Miss Liz Powell has a problem. She has a recurring dream, but she finds it “difficult to decide which is reality, and which is nightmare.” Does she dream that she wakes up from her hospital bed, knock a water glass to the floor, leave her room and takes the elevator to the basement of the hospital, and proceeds to Room 22, which is the morgue, where the door opens a a nurse beckons her in, with the welcome, “Room for one more, honey” or does she actually wake up and experience this sequence of events? The problem is exacerbated by her location: Her “dreams” occur in the psychiatric ward of a hospital, where she is being treated for a “nervous breakdown.” Her insistence that the nightly events are real is dismissed by her psychiatrist and her agent as a symptom of her illness.
A good way to distinguish dreams from reality is to check how the purported dreams cohere or fail to cohere with the purported reality. If the consensus has it that some proposition p is true, then check whether the purported dream claim coheres or fails to cohere with p. For example, if you dream that you jumped out a window and flew like a bird, the claim that you actually did so will not cohere with what your epistemic community, the community of other belief holders of which you are a member, claim to know. Therefore what you claim to have experienced was a dream.
Using this test, it turns out that Miss Powell’s claims do cohere with many of the facts as they are understood by others. It takes the psychiatrist a while to appreciate this, but he knows that there is a morgue in the basement of the hospital, that it is numbered room 22. Both claims cohere with Miss Powell’s description of the sequence of events she claims to experience each night. Further, the claim that Miss Powell actually visited the entrance to Room 22 adds additional coherence to the set of beliefs held by the psychiatrist and others, since the truth of that claim helps explain how Miss Powell can hold the beliefs she holds.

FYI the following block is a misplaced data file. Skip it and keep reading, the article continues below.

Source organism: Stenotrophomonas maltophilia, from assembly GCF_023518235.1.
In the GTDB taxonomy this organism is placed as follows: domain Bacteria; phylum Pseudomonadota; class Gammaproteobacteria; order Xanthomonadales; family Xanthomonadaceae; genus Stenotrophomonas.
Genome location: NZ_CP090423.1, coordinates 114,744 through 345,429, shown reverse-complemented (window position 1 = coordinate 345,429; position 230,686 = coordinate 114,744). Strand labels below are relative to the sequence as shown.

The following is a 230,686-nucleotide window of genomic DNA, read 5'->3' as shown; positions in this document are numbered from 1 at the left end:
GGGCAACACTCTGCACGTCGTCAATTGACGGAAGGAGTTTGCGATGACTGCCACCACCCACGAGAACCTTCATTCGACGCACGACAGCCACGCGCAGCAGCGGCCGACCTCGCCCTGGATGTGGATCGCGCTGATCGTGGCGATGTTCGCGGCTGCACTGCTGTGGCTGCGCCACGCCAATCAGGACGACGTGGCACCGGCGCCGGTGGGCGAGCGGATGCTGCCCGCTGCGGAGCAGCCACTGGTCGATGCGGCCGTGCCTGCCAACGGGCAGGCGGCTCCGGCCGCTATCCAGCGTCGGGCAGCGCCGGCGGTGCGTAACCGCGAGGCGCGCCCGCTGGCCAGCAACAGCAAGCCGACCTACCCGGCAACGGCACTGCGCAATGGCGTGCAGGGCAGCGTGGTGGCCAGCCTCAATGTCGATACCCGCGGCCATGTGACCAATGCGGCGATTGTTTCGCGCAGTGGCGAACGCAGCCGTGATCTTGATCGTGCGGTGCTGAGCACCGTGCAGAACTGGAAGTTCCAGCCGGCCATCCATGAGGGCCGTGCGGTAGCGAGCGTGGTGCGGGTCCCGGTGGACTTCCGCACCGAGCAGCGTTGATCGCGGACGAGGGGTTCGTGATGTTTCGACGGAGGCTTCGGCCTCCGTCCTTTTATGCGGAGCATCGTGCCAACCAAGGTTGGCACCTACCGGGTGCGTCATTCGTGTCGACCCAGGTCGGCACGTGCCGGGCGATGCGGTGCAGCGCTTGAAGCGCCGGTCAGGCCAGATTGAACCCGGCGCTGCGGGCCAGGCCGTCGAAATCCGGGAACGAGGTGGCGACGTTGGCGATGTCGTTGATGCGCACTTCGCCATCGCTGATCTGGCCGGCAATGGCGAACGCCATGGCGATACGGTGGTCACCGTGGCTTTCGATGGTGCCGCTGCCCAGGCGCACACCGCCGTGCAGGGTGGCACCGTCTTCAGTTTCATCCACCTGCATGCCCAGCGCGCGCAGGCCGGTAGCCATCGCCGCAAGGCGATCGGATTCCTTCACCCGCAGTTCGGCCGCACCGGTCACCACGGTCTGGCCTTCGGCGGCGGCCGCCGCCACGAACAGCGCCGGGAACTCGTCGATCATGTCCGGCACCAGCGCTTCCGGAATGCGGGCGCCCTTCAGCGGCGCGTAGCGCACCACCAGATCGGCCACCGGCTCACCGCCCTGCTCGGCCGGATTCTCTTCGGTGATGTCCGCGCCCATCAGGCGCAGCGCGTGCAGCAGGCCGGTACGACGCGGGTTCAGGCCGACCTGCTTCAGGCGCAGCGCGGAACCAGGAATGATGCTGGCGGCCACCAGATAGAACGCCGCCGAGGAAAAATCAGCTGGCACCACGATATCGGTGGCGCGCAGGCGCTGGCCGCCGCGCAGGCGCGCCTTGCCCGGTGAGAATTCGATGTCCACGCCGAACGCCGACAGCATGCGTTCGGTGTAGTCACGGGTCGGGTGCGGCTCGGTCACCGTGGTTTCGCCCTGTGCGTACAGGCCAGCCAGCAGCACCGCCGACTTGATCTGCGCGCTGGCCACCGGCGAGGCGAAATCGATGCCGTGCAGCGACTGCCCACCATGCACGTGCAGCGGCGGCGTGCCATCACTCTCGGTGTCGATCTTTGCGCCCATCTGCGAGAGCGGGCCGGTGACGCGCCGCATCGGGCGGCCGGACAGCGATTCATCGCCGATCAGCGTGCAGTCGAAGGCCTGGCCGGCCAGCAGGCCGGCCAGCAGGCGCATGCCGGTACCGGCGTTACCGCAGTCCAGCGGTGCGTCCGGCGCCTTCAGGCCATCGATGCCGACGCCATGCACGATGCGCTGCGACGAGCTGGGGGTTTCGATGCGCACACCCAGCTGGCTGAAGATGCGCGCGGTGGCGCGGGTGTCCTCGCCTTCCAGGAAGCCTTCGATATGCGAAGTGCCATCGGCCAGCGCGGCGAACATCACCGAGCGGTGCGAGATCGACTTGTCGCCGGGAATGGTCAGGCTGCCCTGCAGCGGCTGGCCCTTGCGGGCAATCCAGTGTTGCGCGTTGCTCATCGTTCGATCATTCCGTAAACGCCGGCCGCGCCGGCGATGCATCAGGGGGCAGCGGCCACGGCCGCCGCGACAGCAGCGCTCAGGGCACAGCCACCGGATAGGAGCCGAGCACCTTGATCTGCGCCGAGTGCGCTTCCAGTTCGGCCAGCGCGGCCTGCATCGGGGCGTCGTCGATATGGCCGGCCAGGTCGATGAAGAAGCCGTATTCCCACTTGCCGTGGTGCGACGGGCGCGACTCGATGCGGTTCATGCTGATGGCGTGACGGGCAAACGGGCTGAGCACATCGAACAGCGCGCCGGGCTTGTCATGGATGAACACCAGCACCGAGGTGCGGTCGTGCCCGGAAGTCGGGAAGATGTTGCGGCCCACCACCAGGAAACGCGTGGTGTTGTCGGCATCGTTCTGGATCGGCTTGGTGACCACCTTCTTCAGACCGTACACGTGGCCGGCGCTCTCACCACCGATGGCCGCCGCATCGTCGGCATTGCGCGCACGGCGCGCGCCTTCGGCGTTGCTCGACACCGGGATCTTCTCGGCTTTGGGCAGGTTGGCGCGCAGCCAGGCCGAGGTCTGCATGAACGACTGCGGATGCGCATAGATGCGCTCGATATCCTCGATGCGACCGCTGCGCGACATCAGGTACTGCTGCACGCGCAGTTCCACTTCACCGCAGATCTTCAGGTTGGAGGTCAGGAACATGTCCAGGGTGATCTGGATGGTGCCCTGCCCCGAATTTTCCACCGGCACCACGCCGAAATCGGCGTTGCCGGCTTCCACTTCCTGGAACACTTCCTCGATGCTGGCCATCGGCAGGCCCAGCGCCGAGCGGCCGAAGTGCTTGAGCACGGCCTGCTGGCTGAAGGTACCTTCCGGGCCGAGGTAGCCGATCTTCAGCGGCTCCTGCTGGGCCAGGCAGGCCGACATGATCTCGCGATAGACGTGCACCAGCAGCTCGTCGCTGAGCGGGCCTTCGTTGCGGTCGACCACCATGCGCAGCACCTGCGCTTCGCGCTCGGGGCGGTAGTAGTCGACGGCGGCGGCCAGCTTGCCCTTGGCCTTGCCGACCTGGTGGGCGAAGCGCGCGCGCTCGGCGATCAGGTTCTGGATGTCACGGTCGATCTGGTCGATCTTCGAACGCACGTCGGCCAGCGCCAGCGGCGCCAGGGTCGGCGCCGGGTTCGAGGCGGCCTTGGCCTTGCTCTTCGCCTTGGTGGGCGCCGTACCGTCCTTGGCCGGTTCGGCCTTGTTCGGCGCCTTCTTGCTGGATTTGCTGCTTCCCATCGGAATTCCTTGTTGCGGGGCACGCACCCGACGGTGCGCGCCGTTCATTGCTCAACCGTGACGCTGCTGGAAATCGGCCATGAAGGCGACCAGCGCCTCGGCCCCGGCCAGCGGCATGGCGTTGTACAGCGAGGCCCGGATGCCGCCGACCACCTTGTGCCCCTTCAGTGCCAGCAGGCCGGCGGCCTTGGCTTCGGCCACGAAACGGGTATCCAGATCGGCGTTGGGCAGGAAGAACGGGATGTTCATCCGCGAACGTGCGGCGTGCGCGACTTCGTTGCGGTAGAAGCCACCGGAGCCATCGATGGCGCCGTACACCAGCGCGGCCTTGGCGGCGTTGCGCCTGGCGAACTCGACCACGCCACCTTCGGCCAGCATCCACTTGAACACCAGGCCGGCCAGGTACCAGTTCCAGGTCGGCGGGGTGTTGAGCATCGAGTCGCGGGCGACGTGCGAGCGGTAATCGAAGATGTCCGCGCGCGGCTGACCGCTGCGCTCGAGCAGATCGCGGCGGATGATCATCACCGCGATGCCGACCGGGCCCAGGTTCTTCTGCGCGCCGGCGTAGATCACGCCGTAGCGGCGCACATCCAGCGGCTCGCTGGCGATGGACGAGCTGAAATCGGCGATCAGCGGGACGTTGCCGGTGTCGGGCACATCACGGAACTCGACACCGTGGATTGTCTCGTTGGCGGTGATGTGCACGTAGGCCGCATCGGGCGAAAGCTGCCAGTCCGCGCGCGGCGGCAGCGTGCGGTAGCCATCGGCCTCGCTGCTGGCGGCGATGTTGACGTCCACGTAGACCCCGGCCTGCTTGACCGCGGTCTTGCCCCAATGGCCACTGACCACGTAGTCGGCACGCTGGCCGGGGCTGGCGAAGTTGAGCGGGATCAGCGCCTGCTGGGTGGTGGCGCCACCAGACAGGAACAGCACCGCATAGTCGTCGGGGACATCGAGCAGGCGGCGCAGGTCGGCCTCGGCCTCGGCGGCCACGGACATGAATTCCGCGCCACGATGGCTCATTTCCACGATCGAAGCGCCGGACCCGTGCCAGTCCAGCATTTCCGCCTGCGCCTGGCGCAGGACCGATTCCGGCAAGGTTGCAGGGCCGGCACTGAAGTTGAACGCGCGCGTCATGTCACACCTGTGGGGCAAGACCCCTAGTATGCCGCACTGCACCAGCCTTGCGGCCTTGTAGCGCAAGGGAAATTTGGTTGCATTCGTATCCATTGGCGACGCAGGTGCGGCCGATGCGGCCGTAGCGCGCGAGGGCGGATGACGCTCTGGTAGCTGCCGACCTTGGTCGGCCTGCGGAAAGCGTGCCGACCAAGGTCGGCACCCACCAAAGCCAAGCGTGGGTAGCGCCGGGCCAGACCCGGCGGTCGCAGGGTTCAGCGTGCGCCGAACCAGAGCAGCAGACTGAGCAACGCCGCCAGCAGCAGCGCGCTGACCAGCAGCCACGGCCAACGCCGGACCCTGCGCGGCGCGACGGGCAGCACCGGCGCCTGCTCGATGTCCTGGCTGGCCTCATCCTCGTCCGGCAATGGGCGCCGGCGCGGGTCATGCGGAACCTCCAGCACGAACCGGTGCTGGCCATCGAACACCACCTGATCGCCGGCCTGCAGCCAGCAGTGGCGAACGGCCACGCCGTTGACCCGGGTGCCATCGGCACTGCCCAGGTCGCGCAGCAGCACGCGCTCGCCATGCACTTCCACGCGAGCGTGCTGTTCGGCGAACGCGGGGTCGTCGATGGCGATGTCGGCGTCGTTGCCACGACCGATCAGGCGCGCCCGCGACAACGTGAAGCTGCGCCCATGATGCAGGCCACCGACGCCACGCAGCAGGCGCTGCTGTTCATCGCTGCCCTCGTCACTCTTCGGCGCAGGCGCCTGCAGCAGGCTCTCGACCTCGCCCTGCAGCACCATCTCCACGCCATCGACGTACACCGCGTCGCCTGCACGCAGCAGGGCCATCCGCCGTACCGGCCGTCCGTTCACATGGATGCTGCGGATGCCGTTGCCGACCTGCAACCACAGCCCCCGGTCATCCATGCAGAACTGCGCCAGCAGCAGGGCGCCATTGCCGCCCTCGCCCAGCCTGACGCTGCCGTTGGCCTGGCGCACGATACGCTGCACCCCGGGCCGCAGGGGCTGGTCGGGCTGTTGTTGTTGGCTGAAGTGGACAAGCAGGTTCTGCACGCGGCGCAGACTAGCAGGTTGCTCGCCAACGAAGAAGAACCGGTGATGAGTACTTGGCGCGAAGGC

The dramatic peak of the episode occurs only after Miss Powell has recovered and is on her way to Florida for further relaxation and decompression. And this dramatic climax trades on the question of the relation of what Miss Powell thinks she is experiencing, and the public truths about what is transpiring in the world. Finding coherence among the experiences, claims, and overt facts is challenging and confusing. Since any belief we hold can, in principle, be challenged, we’re left wondering what to hold onto and what is in need of revision.
Another dimension of this episode has to do with the fact that the individual reporting the supposedly aberrant events is a woman, a woman we meet in the psych ward of a hospital, towered over by the authoritarian psychiatrist, and then by the patient’s handler in the outside world. He is her agent and she is a dancer. He characterizes her as a “strip-tease dancer” and she corrects him. The person with the contested view of what is real is a female, and the possessors of the truth are males. The males are powerful, dominating figures – the psychiatrist and the dancer’s agent.Both the psychiatrist and the agent belittle her every claim, but she fights back, and rebuts every belittlement. Look closely at Miss Powell’s interactions and it is clear: She doesn’t suffer the fools who are in control, that that’s not because she’s crazy. She isn’t.
Recent work in epistemology, or the theory of knowledge, has introduced the idea of epistemic injustice, of the systematic discounting of the testimony of members of marginalized groups. When we discount the testimony of a group, we may wind up failing to gain knowledge related to their concerns and interests, and we may treat them inappropriately, based on our false beliefs.
As we’ve already noted, Liz Powell is a member of two groups that historically have been marginalized, women, and patients under psychiatric care in hospitals and other institutions. The episode accurately depicts the injustice of the treatment of Liz by the dominating groups, males and physicians. Their interactions with Liz exhibit the two kinds of epistemic injustice Miranda Fricker introduced in her pioneering work, Epistemic Injustice (2009). According to Fricker, testimonial injustice can occur when one discounts the testimony of another based on socially inculcated stereotypes, for example, when one fails to believe the testimony of another because the testifier is a woman. Hermeneutical injustice occurs when we fail to understand and make sense of members of a marginalized group, because we lack the resources to form a coherent picture of their behavior and their practices. This form of injustice is prevalent when the group in power, theorizing about the other group, fails to take the practices and conditions of the other group as important and worthy of study, or simply does not have enough experience to form an adequate understanding of that group. Clearly the males in the room are guilty of hermeneutical as well as testimonial injustice.
A word on the score: The score is remarkably similar to another episode about dreaming: Shadow Play.
Fricker, Miranda, Epistemic Injustice, 2009, Oxford University Press
Sanati, Abdi and Michalis Kyratsous, 2015, “Epistemic Injustice in Assessment of Delusions”, Journal of Evaluation in Clinical Practice, 21(3): 479–485